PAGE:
Liberty. Fraternity. Equality.

Liberty. Fraternity. Equality. This unholy trinity, like the three legged stool, cannot stand on one or two legs alone. Republic and democracy are the entities where the beneficiaries of that trinity, publios and demos (same thing in two languages, Latin and Greek, sort of like apple and pomme in English and French) thrive.

The prefix “re” does not, as some of our friends believe, derive from “rex” or king. Rather, the prefix refers to the things (res) with which the publios or public are concerned, also known as the “public interest.”

For some reason, perhaps in response to the horde of newly activated citizens in the last quarter of the 20th Century, the word “public” seems to have fallen out of favor, especially with the agents whom we hire (public servants) to carry out the directives aimed at providing for the general welfare.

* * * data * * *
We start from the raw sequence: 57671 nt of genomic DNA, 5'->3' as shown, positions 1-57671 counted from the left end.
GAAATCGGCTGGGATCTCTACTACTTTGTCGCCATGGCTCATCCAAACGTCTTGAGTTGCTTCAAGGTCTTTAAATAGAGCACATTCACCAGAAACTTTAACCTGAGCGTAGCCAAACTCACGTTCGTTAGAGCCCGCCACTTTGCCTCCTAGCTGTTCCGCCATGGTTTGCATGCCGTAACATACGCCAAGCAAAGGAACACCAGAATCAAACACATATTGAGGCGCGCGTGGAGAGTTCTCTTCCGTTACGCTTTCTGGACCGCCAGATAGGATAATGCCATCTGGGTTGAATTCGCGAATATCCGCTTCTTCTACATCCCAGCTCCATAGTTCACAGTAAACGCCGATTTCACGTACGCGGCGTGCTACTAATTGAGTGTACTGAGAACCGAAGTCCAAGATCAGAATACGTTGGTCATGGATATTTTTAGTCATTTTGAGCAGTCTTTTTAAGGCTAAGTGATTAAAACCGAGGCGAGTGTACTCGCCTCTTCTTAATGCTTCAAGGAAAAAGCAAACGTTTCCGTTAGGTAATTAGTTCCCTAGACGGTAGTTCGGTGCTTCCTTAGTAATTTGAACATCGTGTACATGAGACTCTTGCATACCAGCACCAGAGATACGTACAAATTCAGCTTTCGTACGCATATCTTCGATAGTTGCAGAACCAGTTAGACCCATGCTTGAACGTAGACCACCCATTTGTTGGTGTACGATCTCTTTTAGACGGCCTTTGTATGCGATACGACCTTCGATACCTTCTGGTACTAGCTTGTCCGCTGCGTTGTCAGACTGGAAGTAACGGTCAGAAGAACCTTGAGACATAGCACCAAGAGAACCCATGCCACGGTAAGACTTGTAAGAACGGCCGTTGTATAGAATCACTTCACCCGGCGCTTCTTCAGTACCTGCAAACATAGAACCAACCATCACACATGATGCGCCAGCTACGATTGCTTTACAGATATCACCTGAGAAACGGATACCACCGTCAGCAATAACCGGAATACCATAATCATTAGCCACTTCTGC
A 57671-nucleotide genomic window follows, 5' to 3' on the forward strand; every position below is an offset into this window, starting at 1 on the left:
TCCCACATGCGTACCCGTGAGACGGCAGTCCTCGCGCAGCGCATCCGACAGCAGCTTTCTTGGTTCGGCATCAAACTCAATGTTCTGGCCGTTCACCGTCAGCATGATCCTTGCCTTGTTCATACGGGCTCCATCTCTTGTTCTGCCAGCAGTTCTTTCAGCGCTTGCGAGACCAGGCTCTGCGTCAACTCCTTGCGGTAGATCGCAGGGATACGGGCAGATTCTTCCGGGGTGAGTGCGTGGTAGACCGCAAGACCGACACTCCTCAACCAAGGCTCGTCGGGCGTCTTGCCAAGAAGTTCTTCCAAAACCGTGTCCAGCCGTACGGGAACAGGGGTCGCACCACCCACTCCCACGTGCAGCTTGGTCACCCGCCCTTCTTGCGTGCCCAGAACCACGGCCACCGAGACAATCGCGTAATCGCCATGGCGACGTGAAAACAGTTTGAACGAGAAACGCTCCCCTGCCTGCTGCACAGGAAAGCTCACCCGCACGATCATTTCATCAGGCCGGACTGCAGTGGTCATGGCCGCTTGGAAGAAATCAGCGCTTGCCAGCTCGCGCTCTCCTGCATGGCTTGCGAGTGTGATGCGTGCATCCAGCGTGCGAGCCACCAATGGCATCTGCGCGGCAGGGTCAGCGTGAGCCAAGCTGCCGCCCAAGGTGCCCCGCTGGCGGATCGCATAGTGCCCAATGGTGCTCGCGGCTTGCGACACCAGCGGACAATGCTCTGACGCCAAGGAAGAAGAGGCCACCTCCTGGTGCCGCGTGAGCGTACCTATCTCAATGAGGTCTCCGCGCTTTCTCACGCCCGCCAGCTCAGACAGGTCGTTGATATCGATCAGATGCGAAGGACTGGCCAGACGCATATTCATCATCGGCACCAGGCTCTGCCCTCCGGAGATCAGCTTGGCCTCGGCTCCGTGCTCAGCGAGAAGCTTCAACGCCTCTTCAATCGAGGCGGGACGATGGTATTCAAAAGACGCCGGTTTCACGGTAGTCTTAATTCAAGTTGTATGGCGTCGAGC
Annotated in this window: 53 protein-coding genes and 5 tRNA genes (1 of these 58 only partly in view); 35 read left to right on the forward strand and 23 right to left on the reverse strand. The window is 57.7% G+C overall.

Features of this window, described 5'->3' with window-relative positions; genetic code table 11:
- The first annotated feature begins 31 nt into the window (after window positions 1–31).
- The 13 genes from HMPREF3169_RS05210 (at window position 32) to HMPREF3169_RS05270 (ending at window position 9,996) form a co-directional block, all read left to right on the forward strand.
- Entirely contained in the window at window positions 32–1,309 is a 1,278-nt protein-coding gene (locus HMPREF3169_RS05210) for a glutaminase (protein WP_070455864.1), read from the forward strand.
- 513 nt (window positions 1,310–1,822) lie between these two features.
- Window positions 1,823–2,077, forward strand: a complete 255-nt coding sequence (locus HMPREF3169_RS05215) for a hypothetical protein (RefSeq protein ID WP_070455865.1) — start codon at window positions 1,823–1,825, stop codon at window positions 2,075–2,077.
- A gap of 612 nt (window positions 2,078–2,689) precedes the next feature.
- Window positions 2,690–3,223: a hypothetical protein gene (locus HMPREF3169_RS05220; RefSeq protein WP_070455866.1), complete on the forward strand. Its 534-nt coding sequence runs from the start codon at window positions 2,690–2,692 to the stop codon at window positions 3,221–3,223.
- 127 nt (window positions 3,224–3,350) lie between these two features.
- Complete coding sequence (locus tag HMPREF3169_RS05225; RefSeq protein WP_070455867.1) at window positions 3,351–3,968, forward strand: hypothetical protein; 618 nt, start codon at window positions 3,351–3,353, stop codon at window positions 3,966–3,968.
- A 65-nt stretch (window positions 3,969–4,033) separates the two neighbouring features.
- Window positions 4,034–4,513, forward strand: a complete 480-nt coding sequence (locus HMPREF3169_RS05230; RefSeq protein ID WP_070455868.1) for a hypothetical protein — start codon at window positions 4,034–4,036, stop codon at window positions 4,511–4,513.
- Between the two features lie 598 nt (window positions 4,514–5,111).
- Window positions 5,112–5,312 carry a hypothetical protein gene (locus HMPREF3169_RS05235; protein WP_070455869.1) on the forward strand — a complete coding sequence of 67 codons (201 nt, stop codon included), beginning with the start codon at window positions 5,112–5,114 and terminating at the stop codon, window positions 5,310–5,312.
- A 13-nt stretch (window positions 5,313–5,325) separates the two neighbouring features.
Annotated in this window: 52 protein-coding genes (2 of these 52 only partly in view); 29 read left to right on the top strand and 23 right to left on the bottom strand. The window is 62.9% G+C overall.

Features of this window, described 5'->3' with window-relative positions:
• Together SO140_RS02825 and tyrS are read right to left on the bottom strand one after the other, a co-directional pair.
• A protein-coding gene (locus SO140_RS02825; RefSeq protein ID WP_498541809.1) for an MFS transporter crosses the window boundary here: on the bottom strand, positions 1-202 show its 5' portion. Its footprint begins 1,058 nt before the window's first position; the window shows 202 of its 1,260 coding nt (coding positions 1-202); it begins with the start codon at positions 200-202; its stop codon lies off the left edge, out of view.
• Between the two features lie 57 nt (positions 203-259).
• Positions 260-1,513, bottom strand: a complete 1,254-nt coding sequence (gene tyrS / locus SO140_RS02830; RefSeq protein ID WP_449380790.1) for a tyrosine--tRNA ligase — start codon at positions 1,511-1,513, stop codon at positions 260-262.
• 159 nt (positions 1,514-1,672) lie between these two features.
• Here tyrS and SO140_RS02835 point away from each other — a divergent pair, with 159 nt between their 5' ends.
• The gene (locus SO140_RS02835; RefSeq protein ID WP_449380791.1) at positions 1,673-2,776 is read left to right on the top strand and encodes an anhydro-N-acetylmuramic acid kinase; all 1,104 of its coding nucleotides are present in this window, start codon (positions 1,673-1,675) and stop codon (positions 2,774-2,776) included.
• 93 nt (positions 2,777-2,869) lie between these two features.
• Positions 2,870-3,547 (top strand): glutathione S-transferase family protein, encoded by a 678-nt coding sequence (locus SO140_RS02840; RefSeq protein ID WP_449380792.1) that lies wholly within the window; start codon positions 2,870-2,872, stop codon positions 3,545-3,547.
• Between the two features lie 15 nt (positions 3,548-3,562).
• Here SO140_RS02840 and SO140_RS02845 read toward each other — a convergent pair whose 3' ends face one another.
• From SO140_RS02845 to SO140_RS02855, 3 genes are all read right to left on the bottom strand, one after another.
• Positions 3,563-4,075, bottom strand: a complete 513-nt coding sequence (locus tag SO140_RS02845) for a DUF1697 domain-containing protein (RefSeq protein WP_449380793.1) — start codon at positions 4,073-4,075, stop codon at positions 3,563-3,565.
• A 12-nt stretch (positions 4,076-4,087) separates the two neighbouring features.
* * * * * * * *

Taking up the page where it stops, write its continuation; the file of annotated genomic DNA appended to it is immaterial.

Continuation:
Evidence of the disfavor can be found not only in the intense effort to privatize all public assets, from mountain ranges to park lands and sea shores, as well as the delivery of goods and services (defense, education, recreation, health care, etc), but also, and perhaps more importantly, in the persistent redefinition of the public, or people, into consumers, human resources, customers, legals, immigrants, tax payers and the homeless.

Citizens, the term originally used to identify the public resident in cities, are now only grudgingly recognized—on election day and as an excuse to discriminate against migrants. Is it because our public servants, not wanting to serve, are on a mission to simply wipe the public out, one segment at a time?

The rumination has to end here because I intend to submit it to the paper, which has a word limit.